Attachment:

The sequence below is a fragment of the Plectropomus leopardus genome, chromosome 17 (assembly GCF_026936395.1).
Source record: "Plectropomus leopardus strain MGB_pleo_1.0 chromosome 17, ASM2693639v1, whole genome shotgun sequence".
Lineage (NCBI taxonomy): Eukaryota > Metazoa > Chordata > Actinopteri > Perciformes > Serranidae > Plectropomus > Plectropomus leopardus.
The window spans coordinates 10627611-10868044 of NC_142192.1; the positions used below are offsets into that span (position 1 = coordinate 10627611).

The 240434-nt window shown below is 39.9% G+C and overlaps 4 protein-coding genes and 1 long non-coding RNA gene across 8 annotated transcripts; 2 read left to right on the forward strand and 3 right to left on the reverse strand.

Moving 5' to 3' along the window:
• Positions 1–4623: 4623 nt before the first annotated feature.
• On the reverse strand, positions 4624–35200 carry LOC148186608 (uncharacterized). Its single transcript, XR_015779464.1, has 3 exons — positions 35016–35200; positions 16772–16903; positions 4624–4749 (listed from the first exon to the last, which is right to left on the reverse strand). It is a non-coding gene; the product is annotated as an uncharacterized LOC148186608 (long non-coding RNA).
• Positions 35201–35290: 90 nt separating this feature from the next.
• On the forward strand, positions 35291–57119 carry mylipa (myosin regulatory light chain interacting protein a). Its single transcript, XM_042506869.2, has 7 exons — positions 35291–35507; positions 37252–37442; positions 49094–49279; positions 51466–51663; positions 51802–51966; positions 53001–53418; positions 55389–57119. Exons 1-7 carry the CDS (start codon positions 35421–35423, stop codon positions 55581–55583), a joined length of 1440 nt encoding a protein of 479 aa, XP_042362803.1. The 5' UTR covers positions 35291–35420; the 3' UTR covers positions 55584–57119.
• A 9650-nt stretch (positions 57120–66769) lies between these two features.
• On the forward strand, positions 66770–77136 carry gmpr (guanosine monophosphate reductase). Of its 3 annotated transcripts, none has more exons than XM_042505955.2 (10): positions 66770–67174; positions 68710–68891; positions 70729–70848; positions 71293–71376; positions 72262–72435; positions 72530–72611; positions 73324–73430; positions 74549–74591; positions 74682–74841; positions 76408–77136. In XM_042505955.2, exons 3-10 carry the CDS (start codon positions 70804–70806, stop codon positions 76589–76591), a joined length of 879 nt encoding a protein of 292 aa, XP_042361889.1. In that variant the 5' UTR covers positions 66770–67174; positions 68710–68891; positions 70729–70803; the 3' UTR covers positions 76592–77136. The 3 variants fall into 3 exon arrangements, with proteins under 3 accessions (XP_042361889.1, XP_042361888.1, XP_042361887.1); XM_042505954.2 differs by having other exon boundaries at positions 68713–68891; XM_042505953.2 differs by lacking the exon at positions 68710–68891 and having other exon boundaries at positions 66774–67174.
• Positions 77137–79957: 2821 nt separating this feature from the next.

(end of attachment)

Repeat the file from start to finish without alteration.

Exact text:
The sequence below is a fragment of the Plectropomus leopardus genome, chromosome 17 (assembly GCF_026936395.1).
Source record: "Plectropomus leopardus strain MGB_pleo_1.0 chromosome 17, ASM2693639v1, whole genome shotgun sequence".
Lineage (NCBI taxonomy): Eukaryota > Metazoa > Chordata > Actinopteri > Perciformes > Serranidae > Plectropomus > Plectropomus leopardus.
The window spans coordinates 10627611-10868044 of NC_142192.1; the positions used below are offsets into that span (position 1 = coordinate 10627611).

The 240434-nt window shown below is 39.9% G+C and overlaps 4 protein-coding genes and 1 long non-coding RNA gene across 8 annotated transcripts; 2 read left to right on the forward strand and 3 right to left on the reverse strand.

Moving 5' to 3' along the window:
• Positions 1–4623: 4623 nt before the first annotated feature.
• On the reverse strand, positions 4624–35200 carry LOC148186608 (uncharacterized). Its single transcript, XR_015779464.1, has 3 exons — positions 35016–35200; positions 16772–16903; positions 4624–4749 (listed from the first exon to the last, which is right to left on the reverse strand). It is a non-coding gene; the product is annotated as an uncharacterized LOC148186608 (long non-coding RNA).
• Positions 35201–35290: 90 nt separating this feature from the next.
• On the forward strand, positions 35291–57119 carry mylipa (myosin regulatory light chain interacting protein a). Its single transcript, XM_042506869.2, has 7 exons — positions 35291–35507; positions 37252–37442; positions 49094–49279; positions 51466–51663; positions 51802–51966; positions 53001–53418; positions 55389–57119. Exons 1-7 carry the CDS (start codon positions 35421–35423, stop codon positions 55581–55583), a joined length of 1440 nt encoding a protein of 479 aa, XP_042362803.1. The 5' UTR covers positions 35291–35420; the 3' UTR covers positions 55584–57119.
• A 9650-nt stretch (positions 57120–66769) lies between these two features.
• On the forward strand, positions 66770–77136 carry gmpr (guanosine monophosphate reductase). Of its 3 annotated transcripts, none has more exons than XM_042505955.2 (10): positions 66770–67174; positions 68710–68891; positions 70729–70848; positions 71293–71376; positions 72262–72435; positions 72530–72611; positions 73324–73430; positions 74549–74591; positions 74682–74841; positions 76408–77136. In XM_042505955.2, exons 3-10 carry the CDS (start codon positions 70804–70806, stop codon positions 76589–76591), a joined length of 879 nt encoding a protein of 292 aa, XP_042361889.1. In that variant the 5' UTR covers positions 66770–67174; positions 68710–68891; positions 70729–70803; the 3' UTR covers positions 76592–77136. The 3 variants fall into 3 exon arrangements, with proteins under 3 accessions (XP_042361889.1, XP_042361888.1, XP_042361887.1); XM_042505954.2 differs by having other exon boundaries at positions 68713–68891; XM_042505953.2 differs by lacking the exon at positions 68710–68891 and having other exon boundaries at positions 66774–67174.
• Positions 77137–79957: 2821 nt separating this feature from the next.